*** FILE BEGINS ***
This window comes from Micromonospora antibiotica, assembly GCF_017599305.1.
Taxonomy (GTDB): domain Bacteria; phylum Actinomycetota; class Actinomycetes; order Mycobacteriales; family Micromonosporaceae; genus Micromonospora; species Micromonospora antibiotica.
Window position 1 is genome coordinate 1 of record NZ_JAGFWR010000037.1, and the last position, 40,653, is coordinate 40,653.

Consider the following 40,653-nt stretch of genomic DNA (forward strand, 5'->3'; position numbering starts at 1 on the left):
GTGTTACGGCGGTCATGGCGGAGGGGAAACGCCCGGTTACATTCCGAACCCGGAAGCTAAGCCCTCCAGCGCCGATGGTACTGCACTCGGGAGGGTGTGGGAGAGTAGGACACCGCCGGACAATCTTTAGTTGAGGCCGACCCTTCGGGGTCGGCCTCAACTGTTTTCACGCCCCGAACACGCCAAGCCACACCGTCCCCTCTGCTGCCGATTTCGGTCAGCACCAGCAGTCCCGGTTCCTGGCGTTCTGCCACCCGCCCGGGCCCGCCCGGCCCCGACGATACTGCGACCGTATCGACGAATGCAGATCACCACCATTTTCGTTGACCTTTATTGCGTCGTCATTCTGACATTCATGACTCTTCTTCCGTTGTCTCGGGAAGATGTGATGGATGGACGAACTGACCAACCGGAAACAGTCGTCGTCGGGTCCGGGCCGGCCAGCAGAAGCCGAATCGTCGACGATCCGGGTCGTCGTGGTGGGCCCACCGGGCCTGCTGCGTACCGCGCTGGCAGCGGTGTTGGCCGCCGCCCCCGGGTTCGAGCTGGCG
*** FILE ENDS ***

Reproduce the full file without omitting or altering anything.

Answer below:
This window comes from Micromonospora antibiotica, assembly GCF_017599305.1.
Taxonomy (GTDB): domain Bacteria; phylum Actinomycetota; class Actinomycetes; order Mycobacteriales; family Micromonosporaceae; genus Micromonospora; species Micromonospora antibiotica.
Window position 1 is genome coordinate 1 of record NZ_JAGFWR010000037.1, and the last position, 40,653, is coordinate 40,653.

Consider the following 40,653-nt stretch of genomic DNA (forward strand, 5'->3'; position numbering starts at 1 on the left):
GTGTTACGGCGGTCATGGCGGAGGGGAAACGCCCGGTTACATTCCGAACCCGGAAGCTAAGCCCTCCAGCGCCGATGGTACTGCACTCGGGAGGGTGTGGGAGAGTAGGACACCGCCGGACAATCTTTAGTTGAGGCCGACCCTTCGGGGTCGGCCTCAACTGTTTTCACGCCCCGAACACGCCAAGCCACACCGTCCCCTCTGCTGCCGATTTCGGTCAGCACCAGCAGTCCCGGTTCCTGGCGTTCTGCCACCCGCCCGGGCCCGCCCGGCCCCGACGATACTGCGACCGTATCGACGAATGCAGATCACCACCATTTTCGTTGACCTTTATTGCGTCGTCATTCTGACATTCATGACTCTTCTTCCGTTGTCTCGGGAAGATGTGATGGATGGACGAACTGACCAACCGGAAACAGTCGTCGTCGGGTCCGGGCCGGCCAGCAGAAGCCGAATCGTCGACGATCCGGGTCGTCGTGGTGGGCCCACCGGGCCTGCTGCGTACCGCGCTGGCAGCGGTGTTGGCCGCCGCCCCCGGGTTCGAGCTGGCG